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Fun Home: A Family Tragicomic by Alison Bechdel
This book takes its place alongside the unnerving, memorable, darkly funny family memoirs of Augusten Burroughs and Mary Karr. It's a father-daughter tale perfectly suited to the graphic memoir form. Meet Alison's father, a historic preservation expert and obsessive restorer of the family's Victorian house, a third-generation funeral home director, a high school English teacher, an icily distant parent, and a closeted homosexual who, as it turns out, is involved with male students and a family babysitter. Through narrative that is alternately heartbreaking and fiercely funny, we are drawn into a daughter's complex yearning for her father. And yet, apart from assigned stints dusting caskets at the family-owned 'fun home,' as Alison and her brothers call it, the relationship achieves its most intimate expression through the shared code of books. When Alison comes out as homosexual herself in late adolescence, the denouement is swift, graphics, and redemptive. (catalog summary)
If you like Fun Home: A Family Tragicomic, check out these similar titles.
Calling Dr. Laura: A Graphic Memoir by Nicole J. Georges
When Nicole Georges was two years old, her family told her that her father was dead. When she was twenty-three, a psychic told her he was alive. Her sister, saddled with guilt, admits that the psychic is right and that the whole family has conspired to keep him a secret. Sent into a tailspin about her identity, Nicole turns to radio talk-show host Dr. Laura Schlessinger for advice. Calling Dr. Laura tells the story of what happens to you when you are raised in a family of secrets, and what happens to your brain (and heart) when you learn the truth from an unlikely source. (catalog summary)
Awkward, by Svetlana Chmakova, is a graphic novel that delves into the world of middle school and all of the ups and downs that come with it.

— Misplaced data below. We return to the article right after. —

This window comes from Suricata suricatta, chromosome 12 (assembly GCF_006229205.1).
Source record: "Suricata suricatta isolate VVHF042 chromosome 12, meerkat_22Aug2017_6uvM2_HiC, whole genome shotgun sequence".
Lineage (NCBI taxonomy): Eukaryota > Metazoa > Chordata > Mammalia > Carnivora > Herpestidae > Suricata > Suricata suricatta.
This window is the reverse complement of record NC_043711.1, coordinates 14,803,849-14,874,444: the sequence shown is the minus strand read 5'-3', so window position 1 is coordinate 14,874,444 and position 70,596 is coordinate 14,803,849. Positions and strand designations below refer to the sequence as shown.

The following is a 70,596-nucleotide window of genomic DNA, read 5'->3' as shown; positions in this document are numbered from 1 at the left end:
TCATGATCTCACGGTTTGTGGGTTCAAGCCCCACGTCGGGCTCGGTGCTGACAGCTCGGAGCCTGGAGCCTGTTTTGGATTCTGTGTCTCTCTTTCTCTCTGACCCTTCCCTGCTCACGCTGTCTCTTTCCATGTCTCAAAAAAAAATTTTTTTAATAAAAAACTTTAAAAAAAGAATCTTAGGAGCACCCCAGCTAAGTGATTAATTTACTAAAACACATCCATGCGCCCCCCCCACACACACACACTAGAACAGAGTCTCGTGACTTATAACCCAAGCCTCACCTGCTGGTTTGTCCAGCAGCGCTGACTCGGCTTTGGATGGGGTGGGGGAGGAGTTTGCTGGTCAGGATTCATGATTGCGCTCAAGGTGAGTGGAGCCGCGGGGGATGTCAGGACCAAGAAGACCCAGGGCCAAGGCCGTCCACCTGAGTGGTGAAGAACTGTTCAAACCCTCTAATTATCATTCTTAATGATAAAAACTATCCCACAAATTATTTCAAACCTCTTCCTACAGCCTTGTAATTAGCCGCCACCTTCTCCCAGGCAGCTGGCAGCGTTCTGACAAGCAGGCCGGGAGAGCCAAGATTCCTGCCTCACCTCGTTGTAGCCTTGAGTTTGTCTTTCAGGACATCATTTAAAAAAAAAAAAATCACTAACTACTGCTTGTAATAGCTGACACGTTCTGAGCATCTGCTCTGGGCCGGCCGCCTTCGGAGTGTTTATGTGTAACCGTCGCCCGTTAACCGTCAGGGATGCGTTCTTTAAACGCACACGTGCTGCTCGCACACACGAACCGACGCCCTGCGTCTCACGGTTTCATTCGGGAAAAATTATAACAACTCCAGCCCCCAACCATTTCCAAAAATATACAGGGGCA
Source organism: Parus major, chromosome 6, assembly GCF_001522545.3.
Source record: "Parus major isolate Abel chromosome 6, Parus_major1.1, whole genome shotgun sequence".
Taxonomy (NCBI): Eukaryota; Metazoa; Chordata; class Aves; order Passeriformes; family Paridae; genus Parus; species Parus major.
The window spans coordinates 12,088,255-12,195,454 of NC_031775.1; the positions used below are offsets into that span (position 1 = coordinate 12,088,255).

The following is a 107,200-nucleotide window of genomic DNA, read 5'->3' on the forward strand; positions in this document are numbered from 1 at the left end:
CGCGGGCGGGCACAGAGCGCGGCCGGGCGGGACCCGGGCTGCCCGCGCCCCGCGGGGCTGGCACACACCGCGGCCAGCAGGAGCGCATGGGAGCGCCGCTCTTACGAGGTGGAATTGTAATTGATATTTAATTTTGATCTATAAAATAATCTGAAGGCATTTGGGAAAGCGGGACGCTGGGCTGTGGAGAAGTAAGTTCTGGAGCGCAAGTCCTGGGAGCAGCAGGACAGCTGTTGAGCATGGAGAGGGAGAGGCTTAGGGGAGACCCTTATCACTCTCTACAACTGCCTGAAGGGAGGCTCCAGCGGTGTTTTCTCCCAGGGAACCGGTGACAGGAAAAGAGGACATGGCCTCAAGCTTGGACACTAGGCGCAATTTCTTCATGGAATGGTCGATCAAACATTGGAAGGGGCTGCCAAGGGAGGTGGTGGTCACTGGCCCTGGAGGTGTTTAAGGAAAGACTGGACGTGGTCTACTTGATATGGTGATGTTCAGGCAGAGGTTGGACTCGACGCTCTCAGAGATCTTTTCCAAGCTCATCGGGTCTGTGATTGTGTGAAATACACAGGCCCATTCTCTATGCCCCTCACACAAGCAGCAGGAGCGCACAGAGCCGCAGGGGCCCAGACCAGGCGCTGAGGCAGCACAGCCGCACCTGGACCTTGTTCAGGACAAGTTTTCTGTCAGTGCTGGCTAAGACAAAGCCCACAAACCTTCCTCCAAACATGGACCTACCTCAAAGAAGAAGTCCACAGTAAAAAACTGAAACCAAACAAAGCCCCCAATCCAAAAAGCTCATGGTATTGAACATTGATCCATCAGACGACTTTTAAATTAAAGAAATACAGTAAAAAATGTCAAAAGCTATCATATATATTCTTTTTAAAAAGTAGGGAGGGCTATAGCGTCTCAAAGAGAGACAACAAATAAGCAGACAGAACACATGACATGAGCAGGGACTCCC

For Penelope, who also goes by Peppi, surviving school means following a set of very simple and very straightforward rules. Some of these rules, such as “seek out groups with similar interests and join them,” are not so hard to follow. As an artist, she found her niche within the art club. Some of her rules, particularly “don’t get noticed by the mean kids,” are turning out to be much more difficult to follow—even on the very first day!
Meet Nimona, the girl who desperately wants to be sidekick to the evil villain Sir Ballister Blackheart.
Meet Sir Ballister Blackheart, who really does not want a kid as a sidekick.
After an awkward beginning, settled when Sir Ballister learns of Nimona’s shapeshifting abilities, a team is born!
In Nimona, by Noelle Stevenson, this unlikely duo join forces to take on The Institution of Law Enforcement and Heroics. The Agency, whose frontman, Sir Ambrosius Goldenloin, is the archnemesis of Sir Ballister, is an organization of heroes out to rid the world of evil . . . or are they? When Nimona and Sir Ballister uncover an evil plot led by the Institution, they set out to thwart it. But, will anybody believe that an evil villain and his dubious sidekick could be out to do good?
If you love comics and want to be entertained, you really need to check out Christopher Irving’s (words) and Seth Kushner’s (pictures) Leaping Tall Buildings: The Origins of American Comics. It’s a bright and brilliant introduction to the people who brought stories of brave deeds to American audiences through their work. Here’s a snippet from his sketch on Will Eisner (The Spirit):